His letter, as long as the length of the exile of the Jews, with 24 pages, written only on the face on the page and not backwards, came to me on the fourteenth day after it was written. - - - My heart was happy to hear from his second letter that he acclimatized well in this city (Kaunas) which was full of gentlemen, benefactors and wise and well-known people. I knew that he would be successful even without recommendation letters, because his name was already widely known. And I do not yet know what the focus of his new sermons would be about, and therefore I will be brave and ask him to stir up the hearts of the people of Israel for these two issues in his sermons: a) Little by little, to leave these districts, where many thousands of people of Israel are living in crowdedness and density, cruelly to each other, and each generation deteriorates even more due to this tight pressure, which they push one another, and to move their home to the middle districts in the land of Great Russia. As he has now given a license to the artisans, and this thing is good and beneficial to the whole nation, he should also awaken the hearts of the benefactors to form societies in every city and collect alms to support such wanderers. b) To expel from the hearts of the people of Israel the soft heart and the fear of working in the army, until in every city the heads of the community are trying with all their might to pay ransom money to free the people from the army, and by this their pockets are emptied and poverty increases. And why wouldn't the poor people who know lack and poverty and are bloated with hunger go with willing hearts to work, so they will be able to heat their homes and buy clothes to wear. - - - Search and find some nice midrash to sweeten these things when you say them, maybe you will find suitable the words of Chazal, a man will always run towards the kings of the world, maybe we will be privileged and able to distinguish between the war tactics of the world's nations and our war tactics for the future, and we will wait day by day for the coming of the Messiah, and why don't we prepare for him an army of soldiers, - - - and you, go with your power to save Israel from the burden of superstitions and the suffering of stupidity; and God with your help in your mission. And do not be afraid of the governors and rulers, who are flatterers and people of intrigue, who pounce like dogs on passers-by. Do your actions with wisdom and knowledge and they will not be able to harm you, and all the wise people will bless you and remember your good deeds. - - -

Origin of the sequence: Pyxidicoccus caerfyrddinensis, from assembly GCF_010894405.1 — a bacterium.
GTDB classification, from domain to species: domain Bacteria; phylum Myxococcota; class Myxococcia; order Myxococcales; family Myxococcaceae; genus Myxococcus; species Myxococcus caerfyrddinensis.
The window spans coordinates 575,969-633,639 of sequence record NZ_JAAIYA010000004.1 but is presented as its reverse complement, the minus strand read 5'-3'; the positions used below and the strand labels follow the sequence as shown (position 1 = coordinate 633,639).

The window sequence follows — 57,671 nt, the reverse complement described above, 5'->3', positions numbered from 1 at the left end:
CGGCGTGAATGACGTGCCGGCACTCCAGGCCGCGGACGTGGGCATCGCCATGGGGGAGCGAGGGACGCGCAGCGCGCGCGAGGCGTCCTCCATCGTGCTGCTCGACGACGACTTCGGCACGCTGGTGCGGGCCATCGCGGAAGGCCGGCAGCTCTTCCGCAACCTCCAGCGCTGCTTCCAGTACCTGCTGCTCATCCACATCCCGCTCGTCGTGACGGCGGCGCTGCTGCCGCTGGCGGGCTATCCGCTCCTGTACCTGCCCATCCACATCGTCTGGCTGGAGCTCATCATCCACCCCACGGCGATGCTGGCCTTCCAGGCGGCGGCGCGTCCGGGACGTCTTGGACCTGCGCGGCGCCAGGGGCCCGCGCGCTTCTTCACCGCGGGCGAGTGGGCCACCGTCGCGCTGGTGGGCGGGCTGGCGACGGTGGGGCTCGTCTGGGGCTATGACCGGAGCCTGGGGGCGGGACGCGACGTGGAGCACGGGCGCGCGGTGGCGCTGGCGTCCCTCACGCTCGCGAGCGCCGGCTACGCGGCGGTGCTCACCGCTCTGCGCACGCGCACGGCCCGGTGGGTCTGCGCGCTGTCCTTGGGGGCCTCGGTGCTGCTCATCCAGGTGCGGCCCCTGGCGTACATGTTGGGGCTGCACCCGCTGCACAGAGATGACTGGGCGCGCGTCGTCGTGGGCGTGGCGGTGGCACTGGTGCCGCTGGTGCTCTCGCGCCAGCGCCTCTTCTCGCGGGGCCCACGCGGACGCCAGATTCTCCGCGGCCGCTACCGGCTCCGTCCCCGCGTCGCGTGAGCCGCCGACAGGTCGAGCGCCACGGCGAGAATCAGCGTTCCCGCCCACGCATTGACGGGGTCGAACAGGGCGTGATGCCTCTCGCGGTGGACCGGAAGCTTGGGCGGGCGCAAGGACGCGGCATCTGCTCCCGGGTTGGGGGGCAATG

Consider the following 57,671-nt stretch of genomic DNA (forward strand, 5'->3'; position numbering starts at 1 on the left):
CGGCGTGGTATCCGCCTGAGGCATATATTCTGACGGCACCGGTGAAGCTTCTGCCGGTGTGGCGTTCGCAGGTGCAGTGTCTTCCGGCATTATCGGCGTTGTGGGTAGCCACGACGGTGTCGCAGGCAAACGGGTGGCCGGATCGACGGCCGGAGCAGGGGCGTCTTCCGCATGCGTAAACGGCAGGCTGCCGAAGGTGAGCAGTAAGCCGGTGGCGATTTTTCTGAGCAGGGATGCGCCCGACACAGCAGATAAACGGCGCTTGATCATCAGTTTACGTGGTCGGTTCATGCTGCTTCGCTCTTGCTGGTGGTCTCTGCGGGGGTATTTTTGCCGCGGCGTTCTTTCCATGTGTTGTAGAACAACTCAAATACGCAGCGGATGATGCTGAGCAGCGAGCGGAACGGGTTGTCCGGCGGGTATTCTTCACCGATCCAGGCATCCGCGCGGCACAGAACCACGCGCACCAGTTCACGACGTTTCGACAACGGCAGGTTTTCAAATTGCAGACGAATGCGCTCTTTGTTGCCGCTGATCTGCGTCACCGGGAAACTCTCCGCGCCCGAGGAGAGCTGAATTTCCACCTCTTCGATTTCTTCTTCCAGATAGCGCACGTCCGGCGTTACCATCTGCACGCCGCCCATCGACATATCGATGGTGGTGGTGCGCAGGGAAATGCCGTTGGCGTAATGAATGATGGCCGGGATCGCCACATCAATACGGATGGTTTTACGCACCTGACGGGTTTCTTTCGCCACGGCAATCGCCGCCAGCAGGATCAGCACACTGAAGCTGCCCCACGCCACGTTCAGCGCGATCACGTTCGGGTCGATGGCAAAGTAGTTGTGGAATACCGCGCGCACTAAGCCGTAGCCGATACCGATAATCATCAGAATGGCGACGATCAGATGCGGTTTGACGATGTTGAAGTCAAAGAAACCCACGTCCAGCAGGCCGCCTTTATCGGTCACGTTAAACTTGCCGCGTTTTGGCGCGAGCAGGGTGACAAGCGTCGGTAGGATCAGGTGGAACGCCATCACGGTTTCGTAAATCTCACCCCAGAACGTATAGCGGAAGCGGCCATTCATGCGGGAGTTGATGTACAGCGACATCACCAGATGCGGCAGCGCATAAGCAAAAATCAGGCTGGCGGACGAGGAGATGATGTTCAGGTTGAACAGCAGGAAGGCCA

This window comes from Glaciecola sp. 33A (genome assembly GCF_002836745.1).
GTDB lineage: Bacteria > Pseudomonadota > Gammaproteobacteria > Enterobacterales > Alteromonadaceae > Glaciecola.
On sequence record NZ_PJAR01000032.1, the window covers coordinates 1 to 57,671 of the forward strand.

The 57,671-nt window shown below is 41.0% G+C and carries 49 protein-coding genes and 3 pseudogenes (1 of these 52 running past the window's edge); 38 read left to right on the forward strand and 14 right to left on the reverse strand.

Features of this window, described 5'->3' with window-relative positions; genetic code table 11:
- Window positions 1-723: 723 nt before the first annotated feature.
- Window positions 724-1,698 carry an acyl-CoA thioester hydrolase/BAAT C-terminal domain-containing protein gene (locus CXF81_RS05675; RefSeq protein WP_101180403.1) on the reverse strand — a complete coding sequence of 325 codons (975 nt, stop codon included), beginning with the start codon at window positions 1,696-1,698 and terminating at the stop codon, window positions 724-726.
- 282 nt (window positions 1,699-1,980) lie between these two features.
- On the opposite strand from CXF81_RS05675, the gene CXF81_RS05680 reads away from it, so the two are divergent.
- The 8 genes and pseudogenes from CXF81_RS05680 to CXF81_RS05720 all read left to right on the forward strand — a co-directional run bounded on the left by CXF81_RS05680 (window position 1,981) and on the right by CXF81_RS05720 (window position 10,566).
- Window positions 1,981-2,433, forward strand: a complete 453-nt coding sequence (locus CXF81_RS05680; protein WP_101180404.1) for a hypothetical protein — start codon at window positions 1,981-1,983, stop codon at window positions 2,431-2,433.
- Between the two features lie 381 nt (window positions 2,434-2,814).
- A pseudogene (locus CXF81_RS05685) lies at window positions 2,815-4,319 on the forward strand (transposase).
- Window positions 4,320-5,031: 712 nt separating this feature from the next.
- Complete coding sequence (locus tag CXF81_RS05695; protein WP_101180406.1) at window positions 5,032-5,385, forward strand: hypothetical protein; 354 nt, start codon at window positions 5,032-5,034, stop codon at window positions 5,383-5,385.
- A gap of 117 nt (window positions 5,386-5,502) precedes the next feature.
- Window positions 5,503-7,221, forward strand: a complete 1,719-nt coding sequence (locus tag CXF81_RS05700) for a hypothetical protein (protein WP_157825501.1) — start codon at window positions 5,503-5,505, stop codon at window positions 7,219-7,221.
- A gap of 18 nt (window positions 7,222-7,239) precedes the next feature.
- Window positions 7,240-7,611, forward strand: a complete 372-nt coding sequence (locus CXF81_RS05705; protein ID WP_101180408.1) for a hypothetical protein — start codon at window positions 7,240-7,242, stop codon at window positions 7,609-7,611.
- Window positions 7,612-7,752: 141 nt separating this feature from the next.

Your friend who respects you as your value, Y.L. Gordon.

Telz, Tuesday, 5630

Greetings to you, a very wise man, a knowledgeable, brave and strong man!

- - - The correction of our material nation is combined with a religious correction, I have no doubt about it. And you, my friend, if you are a true man and do not speak with us deceitfully, you will remember the status of our brothers in our land, through their negotiations and through their upbringing and livelihood, will come up before you, and you will remember that about 80% from all the multitude of the House of Israel in our land don't have livelihood, in every city and city we will still find cheders of horror where a new generation of the desert is educated by foolish and completely ignorant melamedim - and the rabbis and the community leaders pay attention to falsehoods and chattering words. - - - Raise your hand to the supreme God, to a good and beneficent God, who does not desire the corruption of the world and say to him: indeed, the status of the material, moral, temporal and religious House of Israel is not standing and shrieking like a crane: fix me! And why should we loosen the hands of the few who sacrifice their souls to forbid war against a large and hard- backed people who destroy themselves?